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Nebraska Counties Explorer

Jefferson County

Communities and Development

Jefferson County Seat (pop.): Fairbury

Total County Population (2020): 7,240

  • Cities (pop. & class): Fairbury (3,970 • 2nd Class)
  • Villages (pop.): Daykin (153), Diller (247), Endicott (113), Harbine (56), Jansen (101), Plymouth (364), Reynolds (57), Steele City (44)
  • Unincorporated Pop. (% of county pop.): 2,135 (29%)

Land Development (2022) (% of total land in county):

  • Agriculture: 90%
    • By method: Dryland (row crop/grain/forage) (35%); Irrigated (row crop/grain/forage) (28%); Pasture (pure grassland) (27%) • Neb. Dept. of Rev. - total equals agriculture's %
    • By commodity: Corn 31%, Soybeans 28%, Livestock (grassland) 25%, Wheat 2%, Alfalfa 2%, Other Hay 1% • USDA - equals agriculture's % plus some wetlands (0.25%) and minus public grassland/wetlands and reserve
  • Residential, Commercial, Industrial, Conservation Reserve & Exempt (combined): 8%
  • Timber: 2%

County Offices

Courthouse Address and Hours:

411 4th Street
Fairbury, Nebraska 68352
M-F 8:00 am - 5:00 pm

County Board Chairperson: Gale Pohlmann

Complete list of county board members

County Board Meetings: Every Tuesday (except the 5th Tuesday)

View the County's Government Maps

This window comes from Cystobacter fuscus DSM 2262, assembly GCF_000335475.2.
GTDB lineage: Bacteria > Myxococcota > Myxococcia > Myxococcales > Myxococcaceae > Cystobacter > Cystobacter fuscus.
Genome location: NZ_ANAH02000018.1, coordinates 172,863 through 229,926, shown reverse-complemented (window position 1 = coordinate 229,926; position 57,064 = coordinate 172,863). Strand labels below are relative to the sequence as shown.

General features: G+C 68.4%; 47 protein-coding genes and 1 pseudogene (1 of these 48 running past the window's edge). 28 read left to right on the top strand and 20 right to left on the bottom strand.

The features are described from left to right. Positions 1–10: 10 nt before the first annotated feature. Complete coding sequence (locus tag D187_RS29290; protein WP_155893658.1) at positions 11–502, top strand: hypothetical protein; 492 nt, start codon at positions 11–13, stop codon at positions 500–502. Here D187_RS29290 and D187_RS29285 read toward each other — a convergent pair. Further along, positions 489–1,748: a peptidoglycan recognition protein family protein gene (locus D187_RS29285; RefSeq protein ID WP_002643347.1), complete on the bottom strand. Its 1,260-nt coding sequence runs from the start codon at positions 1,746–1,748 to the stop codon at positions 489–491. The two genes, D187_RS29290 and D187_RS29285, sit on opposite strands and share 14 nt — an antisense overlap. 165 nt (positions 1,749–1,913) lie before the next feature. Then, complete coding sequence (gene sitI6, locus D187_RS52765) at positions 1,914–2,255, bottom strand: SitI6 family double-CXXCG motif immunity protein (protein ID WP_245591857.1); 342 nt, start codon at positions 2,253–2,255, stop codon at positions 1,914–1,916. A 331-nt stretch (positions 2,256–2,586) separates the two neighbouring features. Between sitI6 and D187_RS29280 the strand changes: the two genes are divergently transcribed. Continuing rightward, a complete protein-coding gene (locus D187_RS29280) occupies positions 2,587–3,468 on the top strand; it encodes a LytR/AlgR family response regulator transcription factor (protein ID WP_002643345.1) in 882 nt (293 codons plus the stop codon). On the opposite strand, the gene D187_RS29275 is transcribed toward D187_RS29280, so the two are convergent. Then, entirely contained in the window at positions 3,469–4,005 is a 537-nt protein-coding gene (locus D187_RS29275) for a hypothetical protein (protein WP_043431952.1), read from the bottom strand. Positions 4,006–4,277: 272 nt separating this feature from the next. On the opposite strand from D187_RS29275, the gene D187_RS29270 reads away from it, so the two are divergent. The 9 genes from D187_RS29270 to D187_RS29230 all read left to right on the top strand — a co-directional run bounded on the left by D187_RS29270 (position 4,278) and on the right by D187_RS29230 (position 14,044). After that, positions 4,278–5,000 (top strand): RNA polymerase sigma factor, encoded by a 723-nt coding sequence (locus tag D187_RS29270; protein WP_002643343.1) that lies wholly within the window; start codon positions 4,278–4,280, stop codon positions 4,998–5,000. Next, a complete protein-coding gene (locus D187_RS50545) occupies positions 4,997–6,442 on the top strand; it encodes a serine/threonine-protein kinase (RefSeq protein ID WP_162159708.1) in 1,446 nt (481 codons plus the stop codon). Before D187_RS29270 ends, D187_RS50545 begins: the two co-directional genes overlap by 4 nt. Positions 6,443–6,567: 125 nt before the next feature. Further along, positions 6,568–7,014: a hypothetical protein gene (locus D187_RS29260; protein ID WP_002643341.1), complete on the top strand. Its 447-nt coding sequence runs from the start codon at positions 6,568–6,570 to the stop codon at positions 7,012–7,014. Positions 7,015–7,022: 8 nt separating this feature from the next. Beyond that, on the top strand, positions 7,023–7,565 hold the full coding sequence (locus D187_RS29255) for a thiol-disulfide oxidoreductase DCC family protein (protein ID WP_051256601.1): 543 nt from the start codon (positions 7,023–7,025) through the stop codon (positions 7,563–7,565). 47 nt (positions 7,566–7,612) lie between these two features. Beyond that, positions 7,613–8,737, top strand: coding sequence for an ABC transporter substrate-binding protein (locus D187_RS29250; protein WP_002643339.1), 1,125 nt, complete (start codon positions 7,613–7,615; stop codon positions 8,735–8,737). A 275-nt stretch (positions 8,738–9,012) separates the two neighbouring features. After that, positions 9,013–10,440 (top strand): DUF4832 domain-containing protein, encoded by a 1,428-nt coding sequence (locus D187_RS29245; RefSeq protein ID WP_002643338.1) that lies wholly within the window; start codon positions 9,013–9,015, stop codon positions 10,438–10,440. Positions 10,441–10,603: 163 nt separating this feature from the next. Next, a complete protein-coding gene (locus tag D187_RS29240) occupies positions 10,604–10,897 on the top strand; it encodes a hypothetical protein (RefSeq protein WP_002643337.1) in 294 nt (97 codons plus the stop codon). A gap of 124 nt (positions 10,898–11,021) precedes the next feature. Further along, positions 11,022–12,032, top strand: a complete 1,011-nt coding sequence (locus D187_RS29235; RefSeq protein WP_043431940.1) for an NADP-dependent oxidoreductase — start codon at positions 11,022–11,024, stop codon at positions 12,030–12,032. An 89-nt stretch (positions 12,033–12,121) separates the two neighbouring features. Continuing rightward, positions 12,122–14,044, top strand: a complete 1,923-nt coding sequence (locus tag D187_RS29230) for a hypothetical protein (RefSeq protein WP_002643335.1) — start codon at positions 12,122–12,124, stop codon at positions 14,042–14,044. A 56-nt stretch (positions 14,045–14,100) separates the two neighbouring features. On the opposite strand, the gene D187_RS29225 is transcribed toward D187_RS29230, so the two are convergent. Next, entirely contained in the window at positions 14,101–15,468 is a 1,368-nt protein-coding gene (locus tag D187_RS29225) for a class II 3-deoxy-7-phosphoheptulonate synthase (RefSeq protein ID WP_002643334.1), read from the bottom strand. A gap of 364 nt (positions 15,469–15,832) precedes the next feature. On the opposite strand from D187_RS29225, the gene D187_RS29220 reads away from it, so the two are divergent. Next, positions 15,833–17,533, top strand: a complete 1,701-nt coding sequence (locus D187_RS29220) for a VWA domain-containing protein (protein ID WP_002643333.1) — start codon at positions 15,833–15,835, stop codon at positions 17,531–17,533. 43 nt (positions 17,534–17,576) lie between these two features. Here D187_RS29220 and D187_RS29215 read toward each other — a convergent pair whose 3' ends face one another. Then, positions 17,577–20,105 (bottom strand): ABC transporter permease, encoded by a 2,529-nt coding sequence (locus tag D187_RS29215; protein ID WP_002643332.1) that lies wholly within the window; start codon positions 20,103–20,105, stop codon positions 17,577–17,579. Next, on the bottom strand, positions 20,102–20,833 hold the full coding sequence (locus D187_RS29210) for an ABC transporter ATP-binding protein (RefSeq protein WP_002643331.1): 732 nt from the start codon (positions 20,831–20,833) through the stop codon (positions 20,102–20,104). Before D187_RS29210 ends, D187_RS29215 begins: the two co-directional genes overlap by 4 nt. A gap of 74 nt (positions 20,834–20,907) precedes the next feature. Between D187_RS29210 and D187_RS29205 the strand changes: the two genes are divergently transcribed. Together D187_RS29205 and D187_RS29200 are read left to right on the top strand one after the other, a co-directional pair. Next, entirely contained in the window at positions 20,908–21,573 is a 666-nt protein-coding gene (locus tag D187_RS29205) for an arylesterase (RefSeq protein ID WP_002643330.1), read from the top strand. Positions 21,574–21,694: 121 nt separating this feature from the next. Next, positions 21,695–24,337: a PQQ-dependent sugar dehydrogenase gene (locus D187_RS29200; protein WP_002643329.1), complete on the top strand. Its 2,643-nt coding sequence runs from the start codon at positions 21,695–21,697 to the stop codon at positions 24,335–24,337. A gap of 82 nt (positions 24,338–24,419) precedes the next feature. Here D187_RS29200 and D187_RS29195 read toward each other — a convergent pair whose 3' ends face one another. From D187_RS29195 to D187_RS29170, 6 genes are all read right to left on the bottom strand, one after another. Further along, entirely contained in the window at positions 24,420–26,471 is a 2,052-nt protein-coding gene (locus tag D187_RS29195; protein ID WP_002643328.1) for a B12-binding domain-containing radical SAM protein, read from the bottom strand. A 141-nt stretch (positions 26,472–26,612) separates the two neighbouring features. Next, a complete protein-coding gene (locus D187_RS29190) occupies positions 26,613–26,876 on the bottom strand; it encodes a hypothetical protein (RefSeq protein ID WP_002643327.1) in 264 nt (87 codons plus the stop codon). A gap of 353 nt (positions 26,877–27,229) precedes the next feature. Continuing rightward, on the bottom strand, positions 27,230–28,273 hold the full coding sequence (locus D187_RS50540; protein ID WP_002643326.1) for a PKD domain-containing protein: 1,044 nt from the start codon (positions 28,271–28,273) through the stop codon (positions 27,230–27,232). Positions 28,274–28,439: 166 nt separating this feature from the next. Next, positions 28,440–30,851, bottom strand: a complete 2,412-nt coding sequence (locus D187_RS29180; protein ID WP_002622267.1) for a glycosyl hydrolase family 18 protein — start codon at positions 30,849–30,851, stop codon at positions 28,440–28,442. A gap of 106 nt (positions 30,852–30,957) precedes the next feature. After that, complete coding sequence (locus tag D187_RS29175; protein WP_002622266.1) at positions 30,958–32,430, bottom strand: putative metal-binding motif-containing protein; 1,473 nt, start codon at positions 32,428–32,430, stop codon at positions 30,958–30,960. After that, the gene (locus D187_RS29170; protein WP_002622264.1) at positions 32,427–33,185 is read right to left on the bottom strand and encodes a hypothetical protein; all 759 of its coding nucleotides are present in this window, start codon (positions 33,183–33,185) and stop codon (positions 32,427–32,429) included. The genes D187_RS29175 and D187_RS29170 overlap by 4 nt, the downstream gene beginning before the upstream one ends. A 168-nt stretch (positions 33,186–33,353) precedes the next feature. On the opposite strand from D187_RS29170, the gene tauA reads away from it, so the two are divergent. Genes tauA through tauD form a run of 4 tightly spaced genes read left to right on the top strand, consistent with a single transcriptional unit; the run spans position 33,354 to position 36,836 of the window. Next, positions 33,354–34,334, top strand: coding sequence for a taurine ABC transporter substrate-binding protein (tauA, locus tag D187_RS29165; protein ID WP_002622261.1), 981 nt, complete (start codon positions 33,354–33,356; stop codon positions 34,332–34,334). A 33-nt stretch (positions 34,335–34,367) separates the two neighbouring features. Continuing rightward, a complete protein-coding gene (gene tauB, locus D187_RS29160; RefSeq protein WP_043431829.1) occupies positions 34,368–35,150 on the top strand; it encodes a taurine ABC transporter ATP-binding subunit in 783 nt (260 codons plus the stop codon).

Visit the County Fairgrounds

NACO District: Southeast

President: Misty Ahmic, Seward County Commissioner

Vice President: Patty McEvoy, Saunders County Clerk of the District Court

Secretary/Treasurer: Amber Mulberry, Saline County Clerk of the District Court

NACO Board Representative: Mark Schoenrock, Jefferson County Commissioner


Population: 7,240
Land area (sq. mi.): 570.18
Population per square mile: 12.7


White: 90.6%
African American: 0.3%
American Indian: 0.6%
Asian: 0.2%
Hispanic: 5.0%
Native Hawaiian and Pacific Islander: 0.0%
Two or More Races: 3.1%


0-17: 22.7%
18-64: 53.1%
65+: 24.2%


Personal income per capita: $56,274
% of Population in Poverty: 9.9%
# of Housing Units: 3,665
Owner-occupied rate: 73.7%
Median home price: $116,460


Access to broadband (100 Mbps via fiber or cable modem): 51.2%

Sources: National Association of RealtorsNebraska Library Commission, U.S. Bureau of Economic AnalysisU.S. Census Bureau

Employment, Schools, and Child Care

Unemployment rate: 1.7% (as of September 2022)

County Employment Website:

High school graduate or higher: 90.4%

School Districts: Diller-Odell Public Schools, Fairbury Public Schools, Meridian Public Schools, Tri County Public Schools

Bachelor's degree or higher: 18.3%

Community College Service Area: Southeast Community College

Countywide child care capacity: 13 providers; 271 children

Find child care: For a list of child care providers in your zip code, visit Nebraska DHHS or the Nebraska Resource and Referral System.

Jefferson County Economy

Annual Gross Domestic Product (2020): $447,681,000

Cattle Producers: 204

  • Pastureland Cash Rent (avg.): $42/acre

Crop Producers: 199

  • Dryland Cash Rent (avg.): $148/acre
  • Irrigated Land Cash Rent (avg.): $255/acre

Dairy Producers: 5

Grain Co-ops and Purchasers: Aurora Cooperative, Farmers Union Coop

Local Grain Market: Click for today's grain prices in Jefferson County

Farmers Market: Fairbury Farmers Market (Downtown) (May - October, Saturdays 8 AM - 11 AM)

Electricity Providers: City of Fairbury, Norris PPD, Village of Endicott, Village of Reynolds

Wind Turbines Operating (MW): 32 turbines (54,400 MW)

Rail-served Communities: Endicott, Fairbury, Jansen, Plymouth, Steele City